Automakers' hopes, anxieties on display in Detroit

Business Materials 12 January 2008 08:07 (UTC +04:00)
Automakers' hopes, anxieties on display in   Detroit

( dpa )- Automakers are headed to this year's Detroit auto show with a mixture of hope and anxiety.

The birthplace of automotive mass production hosts the annual North American International Auto Show in January, with press reviews starting Sunday and the public opening on January 19.

Wherever one looks in the transport industry, the trends are uncertain.

Demand is soaring in emerging economies like China, but the mood for consumption has sobered in industrialized societies under a hailstorm of worries about climate change, exploding petrol prices and the US mortgage crisis, which could rein in consumer credit for other big-ticket purchases including cars.

"At the moment, anxiety has the upper hand," said analyst Tim Schuldt of the investment group Equinet .

In Western Europe and above all in Germany, uncertainty about the future form of taxes on carbon-dioxide missions plagues automakers, said auto analyst Marc- Renne Tonn of MM Warburg. In addition, there are increasingly harsh traffic restrictions in European cities.

While Europe can expect relatively stable sales figures for 2008, that's not the case for North America.

"It really looks difficult in the US market," Tonn said.

B& D Forecast, a firm that studies automotive demand, reckons that US sales will drop to 15.9 million vehicles in 2008 - the lowest level in years. In 2007, 16.15 million vehicles were sold in the US.

The US big three carmakers - General Motors (GM), Ford and Chrysler - are in the midst of painful restructuring as they close factories, trim production goals and eliminate jobs.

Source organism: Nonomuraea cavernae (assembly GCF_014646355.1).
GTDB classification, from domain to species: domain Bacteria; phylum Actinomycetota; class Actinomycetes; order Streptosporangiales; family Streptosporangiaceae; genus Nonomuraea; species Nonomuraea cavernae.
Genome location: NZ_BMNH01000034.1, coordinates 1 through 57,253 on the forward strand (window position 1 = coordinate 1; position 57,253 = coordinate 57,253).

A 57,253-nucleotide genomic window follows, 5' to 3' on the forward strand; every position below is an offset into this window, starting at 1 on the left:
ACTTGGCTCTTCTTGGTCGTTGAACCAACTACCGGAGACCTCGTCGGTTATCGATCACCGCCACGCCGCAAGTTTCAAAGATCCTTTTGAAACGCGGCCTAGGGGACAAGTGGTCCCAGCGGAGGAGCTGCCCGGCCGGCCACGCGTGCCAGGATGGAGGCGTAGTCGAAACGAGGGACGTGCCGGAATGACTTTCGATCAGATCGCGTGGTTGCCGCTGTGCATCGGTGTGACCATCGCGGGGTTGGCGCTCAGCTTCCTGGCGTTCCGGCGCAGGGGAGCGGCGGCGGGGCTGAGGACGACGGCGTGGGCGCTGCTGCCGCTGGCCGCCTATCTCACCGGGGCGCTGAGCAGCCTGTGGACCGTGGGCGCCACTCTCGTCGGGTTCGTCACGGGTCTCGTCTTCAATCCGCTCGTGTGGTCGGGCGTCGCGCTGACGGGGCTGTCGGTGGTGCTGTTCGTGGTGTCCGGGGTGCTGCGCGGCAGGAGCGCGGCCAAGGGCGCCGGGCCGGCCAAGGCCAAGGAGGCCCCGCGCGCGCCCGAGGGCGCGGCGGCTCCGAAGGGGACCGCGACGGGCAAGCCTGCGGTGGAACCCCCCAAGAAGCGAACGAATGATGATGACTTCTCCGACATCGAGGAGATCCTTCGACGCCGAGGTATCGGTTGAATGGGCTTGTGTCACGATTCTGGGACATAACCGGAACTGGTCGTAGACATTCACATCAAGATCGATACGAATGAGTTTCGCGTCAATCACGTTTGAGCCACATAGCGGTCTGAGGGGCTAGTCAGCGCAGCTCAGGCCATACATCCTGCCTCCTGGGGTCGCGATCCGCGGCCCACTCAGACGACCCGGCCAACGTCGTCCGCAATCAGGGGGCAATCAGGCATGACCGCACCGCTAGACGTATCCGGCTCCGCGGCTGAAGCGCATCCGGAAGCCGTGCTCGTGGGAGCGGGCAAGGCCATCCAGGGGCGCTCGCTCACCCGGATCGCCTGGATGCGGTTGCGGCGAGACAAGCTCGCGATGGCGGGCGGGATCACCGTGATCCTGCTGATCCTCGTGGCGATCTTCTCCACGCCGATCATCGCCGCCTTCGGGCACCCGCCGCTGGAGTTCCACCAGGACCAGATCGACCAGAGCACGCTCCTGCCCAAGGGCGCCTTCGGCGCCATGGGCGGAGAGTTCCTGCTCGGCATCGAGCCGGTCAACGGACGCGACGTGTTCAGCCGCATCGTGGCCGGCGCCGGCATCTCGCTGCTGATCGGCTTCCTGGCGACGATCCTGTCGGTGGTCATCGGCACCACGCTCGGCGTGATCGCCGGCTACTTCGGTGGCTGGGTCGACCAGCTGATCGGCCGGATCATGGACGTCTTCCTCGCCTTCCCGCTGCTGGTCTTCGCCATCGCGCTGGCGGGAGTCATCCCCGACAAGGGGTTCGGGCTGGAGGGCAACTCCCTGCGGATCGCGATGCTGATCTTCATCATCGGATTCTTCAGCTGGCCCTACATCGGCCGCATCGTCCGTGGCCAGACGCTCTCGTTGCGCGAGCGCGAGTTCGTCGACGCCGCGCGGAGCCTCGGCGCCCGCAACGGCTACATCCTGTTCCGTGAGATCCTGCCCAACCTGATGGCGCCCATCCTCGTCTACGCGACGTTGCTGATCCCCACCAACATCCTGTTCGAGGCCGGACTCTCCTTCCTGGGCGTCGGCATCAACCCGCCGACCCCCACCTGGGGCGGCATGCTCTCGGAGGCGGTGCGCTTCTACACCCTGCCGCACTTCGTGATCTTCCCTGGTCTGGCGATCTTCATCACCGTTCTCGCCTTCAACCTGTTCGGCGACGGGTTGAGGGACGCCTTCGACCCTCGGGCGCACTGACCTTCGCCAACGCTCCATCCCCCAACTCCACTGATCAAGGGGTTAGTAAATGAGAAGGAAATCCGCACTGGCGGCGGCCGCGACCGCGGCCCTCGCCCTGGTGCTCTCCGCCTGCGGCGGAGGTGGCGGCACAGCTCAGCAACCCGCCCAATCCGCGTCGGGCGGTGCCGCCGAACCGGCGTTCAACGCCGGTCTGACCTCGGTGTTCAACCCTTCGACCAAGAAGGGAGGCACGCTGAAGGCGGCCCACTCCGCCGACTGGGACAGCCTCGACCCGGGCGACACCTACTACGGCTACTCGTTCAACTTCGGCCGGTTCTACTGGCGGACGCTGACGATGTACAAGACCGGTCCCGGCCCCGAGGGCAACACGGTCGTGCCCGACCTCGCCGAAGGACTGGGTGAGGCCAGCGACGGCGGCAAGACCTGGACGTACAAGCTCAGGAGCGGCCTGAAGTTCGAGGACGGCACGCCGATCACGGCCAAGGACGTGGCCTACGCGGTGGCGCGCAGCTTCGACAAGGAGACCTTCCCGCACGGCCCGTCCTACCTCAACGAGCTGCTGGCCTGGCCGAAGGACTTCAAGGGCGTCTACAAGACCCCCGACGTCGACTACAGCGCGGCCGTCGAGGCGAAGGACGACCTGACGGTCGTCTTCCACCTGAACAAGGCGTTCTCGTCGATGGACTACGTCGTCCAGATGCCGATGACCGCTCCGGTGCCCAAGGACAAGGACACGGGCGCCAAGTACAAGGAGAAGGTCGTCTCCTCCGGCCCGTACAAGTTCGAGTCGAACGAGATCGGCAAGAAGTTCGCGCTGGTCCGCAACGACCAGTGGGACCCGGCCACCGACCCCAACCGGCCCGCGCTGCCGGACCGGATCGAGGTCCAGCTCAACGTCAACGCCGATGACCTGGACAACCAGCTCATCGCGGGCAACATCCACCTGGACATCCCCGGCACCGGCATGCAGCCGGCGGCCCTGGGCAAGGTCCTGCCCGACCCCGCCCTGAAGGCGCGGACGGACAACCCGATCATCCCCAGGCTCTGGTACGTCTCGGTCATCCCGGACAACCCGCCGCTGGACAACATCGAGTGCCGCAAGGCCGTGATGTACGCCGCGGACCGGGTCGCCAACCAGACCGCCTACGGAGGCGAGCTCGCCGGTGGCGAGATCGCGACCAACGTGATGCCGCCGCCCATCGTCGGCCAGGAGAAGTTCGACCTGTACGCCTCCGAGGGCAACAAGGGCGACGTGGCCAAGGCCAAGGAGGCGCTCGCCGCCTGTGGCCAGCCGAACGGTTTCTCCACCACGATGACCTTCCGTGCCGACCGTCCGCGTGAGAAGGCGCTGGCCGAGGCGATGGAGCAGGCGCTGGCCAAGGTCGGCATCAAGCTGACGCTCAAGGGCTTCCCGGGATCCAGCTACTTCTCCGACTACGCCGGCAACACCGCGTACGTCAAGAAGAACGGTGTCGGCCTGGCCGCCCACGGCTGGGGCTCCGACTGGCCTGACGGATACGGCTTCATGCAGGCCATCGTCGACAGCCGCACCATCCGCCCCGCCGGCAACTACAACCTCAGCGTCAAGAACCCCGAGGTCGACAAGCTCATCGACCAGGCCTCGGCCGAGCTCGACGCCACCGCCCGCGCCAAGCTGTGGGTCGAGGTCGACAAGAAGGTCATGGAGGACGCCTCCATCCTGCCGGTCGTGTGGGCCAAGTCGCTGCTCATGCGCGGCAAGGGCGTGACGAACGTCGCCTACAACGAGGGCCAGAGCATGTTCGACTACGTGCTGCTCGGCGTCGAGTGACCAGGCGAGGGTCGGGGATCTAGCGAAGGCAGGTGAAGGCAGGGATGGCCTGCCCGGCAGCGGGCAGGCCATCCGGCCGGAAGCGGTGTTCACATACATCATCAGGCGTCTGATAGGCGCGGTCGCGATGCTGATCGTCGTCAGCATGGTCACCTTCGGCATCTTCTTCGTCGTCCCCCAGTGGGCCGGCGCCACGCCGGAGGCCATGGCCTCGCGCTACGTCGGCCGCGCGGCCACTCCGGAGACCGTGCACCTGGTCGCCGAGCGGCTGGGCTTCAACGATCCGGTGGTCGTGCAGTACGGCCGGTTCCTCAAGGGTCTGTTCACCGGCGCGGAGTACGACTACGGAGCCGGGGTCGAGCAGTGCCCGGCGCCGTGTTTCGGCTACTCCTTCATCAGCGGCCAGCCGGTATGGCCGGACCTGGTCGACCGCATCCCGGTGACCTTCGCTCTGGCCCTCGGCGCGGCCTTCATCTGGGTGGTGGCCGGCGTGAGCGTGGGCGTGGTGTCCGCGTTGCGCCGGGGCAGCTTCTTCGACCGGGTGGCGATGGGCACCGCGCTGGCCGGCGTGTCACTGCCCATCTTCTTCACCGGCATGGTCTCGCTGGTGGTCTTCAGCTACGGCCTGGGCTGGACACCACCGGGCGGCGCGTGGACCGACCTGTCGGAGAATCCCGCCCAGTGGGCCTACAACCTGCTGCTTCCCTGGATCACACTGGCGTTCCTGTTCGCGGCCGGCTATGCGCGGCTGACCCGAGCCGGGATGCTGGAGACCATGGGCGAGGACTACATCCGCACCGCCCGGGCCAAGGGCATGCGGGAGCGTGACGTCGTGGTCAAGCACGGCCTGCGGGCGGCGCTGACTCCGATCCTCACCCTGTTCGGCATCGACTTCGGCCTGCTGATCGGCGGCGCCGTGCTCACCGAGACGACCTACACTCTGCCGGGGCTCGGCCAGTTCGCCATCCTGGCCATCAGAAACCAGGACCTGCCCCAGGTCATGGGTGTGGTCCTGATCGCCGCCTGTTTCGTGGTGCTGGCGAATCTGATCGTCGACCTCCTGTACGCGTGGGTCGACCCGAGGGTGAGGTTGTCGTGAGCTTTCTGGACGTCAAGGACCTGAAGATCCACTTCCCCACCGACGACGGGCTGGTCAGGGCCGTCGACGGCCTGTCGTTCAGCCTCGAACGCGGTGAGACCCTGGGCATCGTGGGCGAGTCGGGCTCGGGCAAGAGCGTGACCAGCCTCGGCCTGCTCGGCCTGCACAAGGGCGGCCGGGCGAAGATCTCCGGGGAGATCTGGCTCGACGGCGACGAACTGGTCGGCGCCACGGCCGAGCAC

They missed the fuel-economy trend and have been bypassed by European and Japanese rivals in the fastest-growing market segments. US market leader GM had a 6-per-cent drop in sales for 2007, Ford reported minus 12 per cent, and Chrysler sold 3.1 per cent fewer vehicles.

Nonetheless, domestic manufacturers still claim 50 per cent of the US market. German producers, with the exception of Volkswagen, all showed sales increases, and Toyota boosted its sales by 3 per cent.

The theme of carbon emissions took a front seat in autumn at the International Automobil-Ausstellung (IAA - International Automobile Show) in Frankfurt.

"New technologies to reduce emissions and fuel use will also set the tone in Detroit," Tonn said.

This months show would not be Detroit without the usual parade of monsterous sport-utility vehicles and pickup trucks. This year, they are at least a bit smaller and a little greener.

Toyota is introducing its A-Bat, a truck-car hybrid that is a compact version of a pickup truck. Mercedes is showing its small all- terrain vehicle, the GLK.

Chrysler's Jeep unit is presenting its Renegade, another small SUV that seats only two and is powered by an electric and small diesel motor.

Regardless of the glitzy US show, the rest of the world will call the tune for the automotive industry in coming years, says Ferdinand Dudenhoeffer of B& D. With increasing contraction of sales in traditional markets, hopes rest on emerging economies led by China and India.

Combined sales in the US, Europe and Japan are expected to drop from 37.1 million to 36.9 million vehicles, B& D says. In booming regions like China, Russia, Brazil and India, demand is projected to grow from 20.8 million to 22.7 million vehicles.

Worldwide, auto sales are expected to climb from about 58 million to 59.6 million vehicles.

Firms that are mass-producing cheap cars are in the best position to grow. B& D says that the fastest growth will be among cars costing less than 7,000 dollars, a market expected to grow to 10 million vehicles by 2015. French automaker Renault plans to bring a 3,000- dollar model to emerging economies within two years or less.

The Indian automaker Tata is already doing it this year, with the 2,500-dollar Nano .